Some of the most exciting new food service packaging WestRock has produced this year are a result of true collaboration and partnership with chain customers who brought us in early in their development timeline and openly shared their objectives and vision. Together, customized food service containers were created that improved the customer’s sustainability profile by displacing foam and plastic options, all while meeting performance requirements and enhancing branding. WestRock EnShield Natural Kraft is a 100% recyclable kraft paperboard that provides a high level of oil and grease resistance without the use of plastic coating or fluorochemicals. The company recently launched a new, custom package made from ENK with a large QSR chain in the U.S. successfully.

In addition to innovating to give customers the opportunity to replace plastic packaging with fiber-based packaging, WestRock is leveraging its recycling network in the U.S. to improve the acceptance of food service packaging in residential communities. WestRock now accepts food service packaging at two of its material recovery facilities (MRFs) and
at all of its 100% recycled paperboard mills, including items that have historically ended up in landfills, such as single-use cups, sandwich clamshells and takeout cartons.

The food service space is highly competitive and continually evolving. New store concepts are opening all of the time, technology is enabling improved convenience, and sustainability expectations are increasing. In order to maintain customers and build brand loyalty, operators must keep up with industry trends that meet or exceed consumer expectations. Packaging plays a critical role in customer satisfaction. It must first do the basic job for which it was hired — contain food and preserve its integrity. Packaging that fails in this way can quickly create dissatisfied customers. However, once these packaging performance fundamentals are addressed, packaging can help food service operators reinforce brand positioning and differentiate them in the marketplace. Something as simple as packaging materials can have a large impact on how consumers perceive a brand’s premium level, sustainability and food quality.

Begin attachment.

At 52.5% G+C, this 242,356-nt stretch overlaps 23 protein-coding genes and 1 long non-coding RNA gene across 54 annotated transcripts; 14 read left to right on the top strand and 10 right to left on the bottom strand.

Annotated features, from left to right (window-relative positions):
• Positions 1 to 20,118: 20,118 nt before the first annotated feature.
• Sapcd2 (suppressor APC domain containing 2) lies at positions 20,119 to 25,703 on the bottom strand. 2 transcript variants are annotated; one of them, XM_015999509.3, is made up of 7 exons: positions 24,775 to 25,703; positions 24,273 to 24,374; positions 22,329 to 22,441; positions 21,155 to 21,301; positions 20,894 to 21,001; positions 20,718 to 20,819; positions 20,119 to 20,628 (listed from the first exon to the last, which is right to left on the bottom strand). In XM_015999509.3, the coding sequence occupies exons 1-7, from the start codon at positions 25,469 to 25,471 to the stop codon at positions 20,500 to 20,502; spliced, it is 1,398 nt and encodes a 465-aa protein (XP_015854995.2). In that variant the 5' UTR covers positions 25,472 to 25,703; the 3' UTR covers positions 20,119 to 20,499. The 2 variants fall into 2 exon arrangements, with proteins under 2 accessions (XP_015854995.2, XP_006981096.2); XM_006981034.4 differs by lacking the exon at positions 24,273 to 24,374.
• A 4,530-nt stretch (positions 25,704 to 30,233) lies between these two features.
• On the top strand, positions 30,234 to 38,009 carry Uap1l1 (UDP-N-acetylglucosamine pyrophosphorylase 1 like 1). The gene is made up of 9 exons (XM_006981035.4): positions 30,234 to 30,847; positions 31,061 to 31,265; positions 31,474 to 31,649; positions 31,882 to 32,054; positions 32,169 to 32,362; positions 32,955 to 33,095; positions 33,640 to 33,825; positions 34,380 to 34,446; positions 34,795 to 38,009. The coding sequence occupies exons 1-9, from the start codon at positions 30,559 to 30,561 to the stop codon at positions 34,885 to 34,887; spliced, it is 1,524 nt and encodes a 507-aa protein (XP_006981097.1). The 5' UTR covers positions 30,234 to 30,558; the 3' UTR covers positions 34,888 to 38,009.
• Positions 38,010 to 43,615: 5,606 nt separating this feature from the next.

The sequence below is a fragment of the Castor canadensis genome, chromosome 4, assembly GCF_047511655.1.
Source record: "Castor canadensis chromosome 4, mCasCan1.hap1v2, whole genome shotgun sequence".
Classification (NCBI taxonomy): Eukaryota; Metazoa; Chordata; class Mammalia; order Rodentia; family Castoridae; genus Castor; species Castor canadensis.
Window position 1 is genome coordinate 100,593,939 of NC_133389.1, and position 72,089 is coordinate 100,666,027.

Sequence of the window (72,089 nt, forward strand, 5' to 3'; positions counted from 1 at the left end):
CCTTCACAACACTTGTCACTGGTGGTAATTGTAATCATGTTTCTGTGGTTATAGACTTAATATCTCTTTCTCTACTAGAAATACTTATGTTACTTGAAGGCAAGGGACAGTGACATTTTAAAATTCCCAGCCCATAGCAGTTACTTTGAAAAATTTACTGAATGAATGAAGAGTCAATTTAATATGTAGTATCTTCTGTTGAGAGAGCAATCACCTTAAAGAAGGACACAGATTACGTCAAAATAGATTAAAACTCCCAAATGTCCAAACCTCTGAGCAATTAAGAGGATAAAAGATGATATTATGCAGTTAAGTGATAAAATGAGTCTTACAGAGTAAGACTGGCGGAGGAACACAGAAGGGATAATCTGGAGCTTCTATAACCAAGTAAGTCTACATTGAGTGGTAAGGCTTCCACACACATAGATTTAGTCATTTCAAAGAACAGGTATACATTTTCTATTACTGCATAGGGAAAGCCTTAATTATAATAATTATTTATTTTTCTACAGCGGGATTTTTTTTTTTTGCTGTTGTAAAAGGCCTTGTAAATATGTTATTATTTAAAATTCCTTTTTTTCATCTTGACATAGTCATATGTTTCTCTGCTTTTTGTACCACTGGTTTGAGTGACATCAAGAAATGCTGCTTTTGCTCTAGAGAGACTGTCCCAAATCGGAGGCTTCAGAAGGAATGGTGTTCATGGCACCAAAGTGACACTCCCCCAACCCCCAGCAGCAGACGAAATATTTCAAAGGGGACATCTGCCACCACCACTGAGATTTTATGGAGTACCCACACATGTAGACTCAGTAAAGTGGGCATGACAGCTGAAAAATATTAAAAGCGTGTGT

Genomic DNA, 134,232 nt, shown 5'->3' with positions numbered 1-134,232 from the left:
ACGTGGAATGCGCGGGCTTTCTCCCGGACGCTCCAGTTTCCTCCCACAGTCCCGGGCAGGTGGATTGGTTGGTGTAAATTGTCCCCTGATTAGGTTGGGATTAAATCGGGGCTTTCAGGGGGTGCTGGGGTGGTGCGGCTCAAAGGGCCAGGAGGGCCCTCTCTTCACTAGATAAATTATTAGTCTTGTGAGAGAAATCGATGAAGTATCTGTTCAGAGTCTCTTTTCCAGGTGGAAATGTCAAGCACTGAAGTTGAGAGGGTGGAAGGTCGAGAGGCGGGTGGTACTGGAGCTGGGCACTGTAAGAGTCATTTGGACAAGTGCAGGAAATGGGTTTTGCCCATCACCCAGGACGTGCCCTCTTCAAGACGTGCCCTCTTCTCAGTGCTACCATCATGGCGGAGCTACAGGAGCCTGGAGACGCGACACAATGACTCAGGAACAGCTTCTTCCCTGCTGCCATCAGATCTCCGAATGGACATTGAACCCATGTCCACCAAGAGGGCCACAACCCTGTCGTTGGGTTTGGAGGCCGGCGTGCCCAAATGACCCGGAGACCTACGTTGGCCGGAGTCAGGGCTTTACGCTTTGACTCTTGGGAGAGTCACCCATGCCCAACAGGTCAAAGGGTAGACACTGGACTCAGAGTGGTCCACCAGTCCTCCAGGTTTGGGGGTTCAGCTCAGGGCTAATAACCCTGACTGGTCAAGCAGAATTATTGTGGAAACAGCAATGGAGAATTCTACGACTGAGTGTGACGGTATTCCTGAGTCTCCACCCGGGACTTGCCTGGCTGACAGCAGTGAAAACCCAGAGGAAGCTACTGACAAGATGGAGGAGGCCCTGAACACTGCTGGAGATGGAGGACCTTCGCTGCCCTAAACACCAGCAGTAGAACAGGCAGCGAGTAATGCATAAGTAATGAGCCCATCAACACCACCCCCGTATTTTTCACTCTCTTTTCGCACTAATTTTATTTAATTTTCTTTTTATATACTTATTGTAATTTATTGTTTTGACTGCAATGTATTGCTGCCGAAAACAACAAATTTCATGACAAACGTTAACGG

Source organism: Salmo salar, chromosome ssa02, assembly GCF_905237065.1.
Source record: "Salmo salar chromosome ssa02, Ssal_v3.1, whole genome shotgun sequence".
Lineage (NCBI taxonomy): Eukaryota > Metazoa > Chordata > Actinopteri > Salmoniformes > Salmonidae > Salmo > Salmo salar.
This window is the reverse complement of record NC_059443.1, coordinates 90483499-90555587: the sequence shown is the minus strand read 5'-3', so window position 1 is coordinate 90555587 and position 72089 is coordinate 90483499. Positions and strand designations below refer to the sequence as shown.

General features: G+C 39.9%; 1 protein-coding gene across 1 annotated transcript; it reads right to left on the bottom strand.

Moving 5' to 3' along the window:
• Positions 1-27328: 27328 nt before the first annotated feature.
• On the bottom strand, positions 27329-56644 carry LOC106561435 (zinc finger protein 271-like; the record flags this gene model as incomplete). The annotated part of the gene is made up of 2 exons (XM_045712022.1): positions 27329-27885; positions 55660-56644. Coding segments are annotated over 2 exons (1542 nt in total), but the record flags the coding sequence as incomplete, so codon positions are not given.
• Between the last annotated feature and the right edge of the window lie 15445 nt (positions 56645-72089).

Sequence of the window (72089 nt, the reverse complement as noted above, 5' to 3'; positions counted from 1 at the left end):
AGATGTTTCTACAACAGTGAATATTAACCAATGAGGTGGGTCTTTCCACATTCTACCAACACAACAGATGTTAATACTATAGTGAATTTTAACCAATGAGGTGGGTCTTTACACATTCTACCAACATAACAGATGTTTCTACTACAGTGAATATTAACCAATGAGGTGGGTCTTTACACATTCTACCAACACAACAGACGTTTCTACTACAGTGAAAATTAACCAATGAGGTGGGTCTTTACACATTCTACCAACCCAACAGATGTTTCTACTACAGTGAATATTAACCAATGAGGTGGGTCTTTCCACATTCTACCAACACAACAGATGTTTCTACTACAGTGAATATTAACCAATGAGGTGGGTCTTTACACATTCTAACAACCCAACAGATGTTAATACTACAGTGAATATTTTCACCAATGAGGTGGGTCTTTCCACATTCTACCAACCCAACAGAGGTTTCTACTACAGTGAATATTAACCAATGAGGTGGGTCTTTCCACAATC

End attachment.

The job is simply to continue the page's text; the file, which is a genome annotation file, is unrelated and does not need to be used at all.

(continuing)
1. 2018 — Half Of Quick Service Restaurants (QSRs) Offer In-Store Pickup For App Orders
  2. Forbes, 2018 —McDonald’s Says Goodbye Cashiers
  3. Technomic, 2018 — The State of Off-Premise
  4. CNBC, 2019 — Panera Partners with UberEats, DoorDash, GrubHub to Expand Delivery
  5. NPR, 2019 — 1 in 4 Food Delivery Drivers Admit to Eating Your Food
  6. Nielsen, 2015 — Green Generation: Millennials say sustainability is a shopping priority
  7. WestRock Packaging Sustainability Study, December 2018. Online survey n=2,403.

WestRock partners with its customers to provide differentiated paper and packaging solutions that help them win in the marketplace. The company’s team members support customers around the world from locations spanning North America, South America, Europe, Asia and Australia.